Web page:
The opposition further argues that, although the passage of the bill is well-intentioned, it would ultimately lead to wide spread economic distress. According to Jeffrey Miron, a Harvard University economics professor, the bill, “will create a whole set of new rules that the federal government will enforce. Those rules will not be clean, explicit or simple. They’ll be messy, they’ll be complicated. [It will create a] huge ability for companies to evade and avoid.”[13] Professor Miron asserts that where this heightened set of restrictions is enacted, only the very most law-abiding corporations will comply creating more incentives for other corporations to move away from US investment and towards countries with less regulation.[14] Professor Miron furthers his argument by stating that where there is a true free market, consumers or employees who do not agree with the morality of a corporation can hold power by choosing not to support the corporation as opposed to the power given under an umbrella regulation.

Although Professor Miron’s concerns could be overblown (after all, Germany still has a lot of large corporations) the Act does propose a radical change to large corporations in the United States and therefore could have unanticipated, even detrimental, economic effects. Therefore, the analysis should focus on whether the potential positive effects of corporate personhood are at least as equally valuable as the potential negative effects. 

Third, opposition to the bill asserts that passage would support and lead to a socialist economy. 

In a CNBC interview, Black Entertainment Television co-founder, Robert Johnson stated that Senator Warren’s plans are a “slippery slope towards a socialist economy.”[15] Johnson and former Medtronic CEO, Bill George, oppose the bill because they claim that corporate boards are already engaged in oversight looking at all stakeholders including employees and communities. Further where corporations are governed by either Delaware law or other federal securities law, additional regulation would not work to resolve ongoing problems.[16]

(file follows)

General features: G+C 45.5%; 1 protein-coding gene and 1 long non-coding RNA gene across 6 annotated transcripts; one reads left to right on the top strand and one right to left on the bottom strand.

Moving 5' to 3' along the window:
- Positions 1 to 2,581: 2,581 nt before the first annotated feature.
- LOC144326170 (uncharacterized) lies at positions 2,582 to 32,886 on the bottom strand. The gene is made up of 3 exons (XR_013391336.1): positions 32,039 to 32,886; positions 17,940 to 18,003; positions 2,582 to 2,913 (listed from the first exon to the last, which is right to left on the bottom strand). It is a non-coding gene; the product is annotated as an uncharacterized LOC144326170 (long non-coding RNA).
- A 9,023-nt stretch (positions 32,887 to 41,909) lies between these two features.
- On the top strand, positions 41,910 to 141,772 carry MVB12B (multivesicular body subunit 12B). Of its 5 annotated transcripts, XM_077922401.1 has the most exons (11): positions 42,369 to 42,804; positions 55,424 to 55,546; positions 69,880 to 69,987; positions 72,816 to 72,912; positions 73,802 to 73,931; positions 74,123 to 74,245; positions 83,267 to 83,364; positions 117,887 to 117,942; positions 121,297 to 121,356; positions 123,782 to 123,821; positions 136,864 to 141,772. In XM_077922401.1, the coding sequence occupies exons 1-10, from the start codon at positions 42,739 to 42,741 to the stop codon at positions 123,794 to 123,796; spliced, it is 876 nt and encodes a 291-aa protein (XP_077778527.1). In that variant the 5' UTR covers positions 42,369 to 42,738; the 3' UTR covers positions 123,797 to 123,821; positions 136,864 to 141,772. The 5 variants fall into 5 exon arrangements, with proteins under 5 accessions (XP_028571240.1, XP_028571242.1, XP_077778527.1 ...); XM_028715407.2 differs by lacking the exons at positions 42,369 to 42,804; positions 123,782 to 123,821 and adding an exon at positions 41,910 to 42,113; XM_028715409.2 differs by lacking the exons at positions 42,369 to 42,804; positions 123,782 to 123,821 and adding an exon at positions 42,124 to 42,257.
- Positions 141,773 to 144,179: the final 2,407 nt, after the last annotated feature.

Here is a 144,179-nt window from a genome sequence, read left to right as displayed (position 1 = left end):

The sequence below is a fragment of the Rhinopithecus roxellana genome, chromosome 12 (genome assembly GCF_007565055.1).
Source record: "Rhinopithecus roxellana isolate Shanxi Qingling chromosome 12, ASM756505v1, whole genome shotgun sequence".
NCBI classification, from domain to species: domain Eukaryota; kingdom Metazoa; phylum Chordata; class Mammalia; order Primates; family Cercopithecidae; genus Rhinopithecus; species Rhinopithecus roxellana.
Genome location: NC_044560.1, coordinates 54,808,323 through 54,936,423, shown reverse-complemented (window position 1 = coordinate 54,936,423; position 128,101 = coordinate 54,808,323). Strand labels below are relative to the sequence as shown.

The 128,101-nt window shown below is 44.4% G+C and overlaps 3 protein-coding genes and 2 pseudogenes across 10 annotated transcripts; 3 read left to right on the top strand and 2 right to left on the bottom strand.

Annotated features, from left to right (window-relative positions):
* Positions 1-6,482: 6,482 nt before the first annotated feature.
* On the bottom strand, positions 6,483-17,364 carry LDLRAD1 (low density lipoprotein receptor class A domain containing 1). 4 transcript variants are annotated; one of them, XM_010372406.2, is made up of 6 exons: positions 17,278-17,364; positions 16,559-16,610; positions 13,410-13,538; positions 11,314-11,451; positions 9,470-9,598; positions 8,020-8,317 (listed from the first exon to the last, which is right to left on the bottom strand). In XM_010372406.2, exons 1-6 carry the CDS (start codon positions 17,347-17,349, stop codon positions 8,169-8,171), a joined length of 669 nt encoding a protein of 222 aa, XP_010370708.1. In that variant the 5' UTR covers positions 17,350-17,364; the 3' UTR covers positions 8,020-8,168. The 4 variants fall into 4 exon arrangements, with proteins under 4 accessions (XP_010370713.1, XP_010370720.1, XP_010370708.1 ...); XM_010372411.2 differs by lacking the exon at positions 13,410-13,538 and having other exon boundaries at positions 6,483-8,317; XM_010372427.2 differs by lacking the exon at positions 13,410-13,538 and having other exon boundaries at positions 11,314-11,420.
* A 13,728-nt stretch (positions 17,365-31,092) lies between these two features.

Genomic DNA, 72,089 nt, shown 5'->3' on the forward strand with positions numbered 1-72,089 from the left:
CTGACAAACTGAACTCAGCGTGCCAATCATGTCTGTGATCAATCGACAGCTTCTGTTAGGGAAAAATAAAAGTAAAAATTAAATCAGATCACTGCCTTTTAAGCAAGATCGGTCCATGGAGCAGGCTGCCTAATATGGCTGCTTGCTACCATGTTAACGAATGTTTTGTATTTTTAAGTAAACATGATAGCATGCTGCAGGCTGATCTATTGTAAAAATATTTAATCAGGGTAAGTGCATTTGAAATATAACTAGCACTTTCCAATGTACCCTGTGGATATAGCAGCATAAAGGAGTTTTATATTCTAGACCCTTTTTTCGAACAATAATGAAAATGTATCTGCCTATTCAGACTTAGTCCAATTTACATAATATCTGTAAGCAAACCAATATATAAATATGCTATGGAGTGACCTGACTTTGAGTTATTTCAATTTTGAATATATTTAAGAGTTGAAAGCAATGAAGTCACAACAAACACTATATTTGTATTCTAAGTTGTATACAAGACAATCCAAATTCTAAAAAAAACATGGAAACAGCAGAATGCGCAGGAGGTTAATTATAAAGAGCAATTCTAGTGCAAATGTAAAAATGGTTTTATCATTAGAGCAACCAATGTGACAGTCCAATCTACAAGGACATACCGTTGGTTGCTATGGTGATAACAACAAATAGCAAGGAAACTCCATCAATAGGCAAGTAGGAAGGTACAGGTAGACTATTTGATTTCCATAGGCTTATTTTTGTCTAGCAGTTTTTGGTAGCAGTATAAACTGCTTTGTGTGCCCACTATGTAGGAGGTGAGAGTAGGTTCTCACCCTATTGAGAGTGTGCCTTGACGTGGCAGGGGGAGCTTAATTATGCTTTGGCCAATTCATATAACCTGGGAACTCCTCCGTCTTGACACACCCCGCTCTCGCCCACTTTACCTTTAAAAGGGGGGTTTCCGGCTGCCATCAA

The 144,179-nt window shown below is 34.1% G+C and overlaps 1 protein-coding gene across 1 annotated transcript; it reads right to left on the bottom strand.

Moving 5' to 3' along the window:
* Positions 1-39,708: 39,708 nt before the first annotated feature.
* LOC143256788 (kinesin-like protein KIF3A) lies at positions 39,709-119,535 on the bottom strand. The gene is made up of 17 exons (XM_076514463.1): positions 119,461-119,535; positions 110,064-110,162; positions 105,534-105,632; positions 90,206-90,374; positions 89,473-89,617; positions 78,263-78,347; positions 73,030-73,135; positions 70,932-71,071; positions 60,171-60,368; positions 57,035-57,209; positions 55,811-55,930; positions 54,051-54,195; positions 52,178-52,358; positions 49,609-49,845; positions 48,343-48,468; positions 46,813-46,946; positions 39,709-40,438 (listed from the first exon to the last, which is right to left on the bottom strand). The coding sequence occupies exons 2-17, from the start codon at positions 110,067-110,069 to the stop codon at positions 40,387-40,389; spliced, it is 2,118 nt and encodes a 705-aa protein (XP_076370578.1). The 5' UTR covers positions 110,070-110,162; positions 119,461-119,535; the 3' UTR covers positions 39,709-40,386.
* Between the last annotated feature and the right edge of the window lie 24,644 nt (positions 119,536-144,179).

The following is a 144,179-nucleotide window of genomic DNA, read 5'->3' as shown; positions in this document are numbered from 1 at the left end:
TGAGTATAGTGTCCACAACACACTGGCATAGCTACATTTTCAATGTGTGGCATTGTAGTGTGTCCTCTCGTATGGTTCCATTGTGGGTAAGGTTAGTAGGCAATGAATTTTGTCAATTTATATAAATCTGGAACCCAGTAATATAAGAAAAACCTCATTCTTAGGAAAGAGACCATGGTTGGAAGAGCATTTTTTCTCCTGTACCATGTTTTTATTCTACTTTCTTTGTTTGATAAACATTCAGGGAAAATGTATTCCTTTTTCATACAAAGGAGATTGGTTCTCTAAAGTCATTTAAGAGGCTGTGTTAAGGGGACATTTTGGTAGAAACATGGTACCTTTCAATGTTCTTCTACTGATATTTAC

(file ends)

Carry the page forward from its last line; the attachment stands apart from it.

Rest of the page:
Although many corporations are resistant to the bill, according to Robert Hocket, a Cornell University professor of law and finance, the effect of the bill could be beneficial to the longevity of these corporations:

                   “[W]here there are about 1.7 million C Corps in the U.S. and about 1,900 public                      companies and perhaps 200 private concerns have sales over $1 billion…this                        means less than 1/10 or 1% of U.S. businesses would be affected by the                                    legislation, namely, those slow-growth mega-firms that are too large for states                      to oversee, and so large that their    officers can do mega-harm, exacerbate                           mega-inequality, and unaccountably.”[17]

As a measure to preserve and promote capitalism, Senator Warren’s act may in fact support the strong capitalistic society she strives for because contrary to many of her opponent’s views, the status quo will eventually prove to be unsustainable. Moreover, even if the restructure of corporations with revenue above $1 billion causes an effect that is socialist in nature within a capitalistic society, this should not void the intentions behind the bill.  Americans overwhelmingly support many social programs redistributing wealth to help vulnerable sections of society such as: Social Security benefits, Veteran Affairs, Medicare and Medicaid. This bill does no more or less than require corporations to have a conscience, think long-term, and consider the cost of their actions on their family, community, and country – as any human would.



[3] Id.

[4] Id.



[7] Id.




[11]       governance-model/




[15] Id.

[16] Id.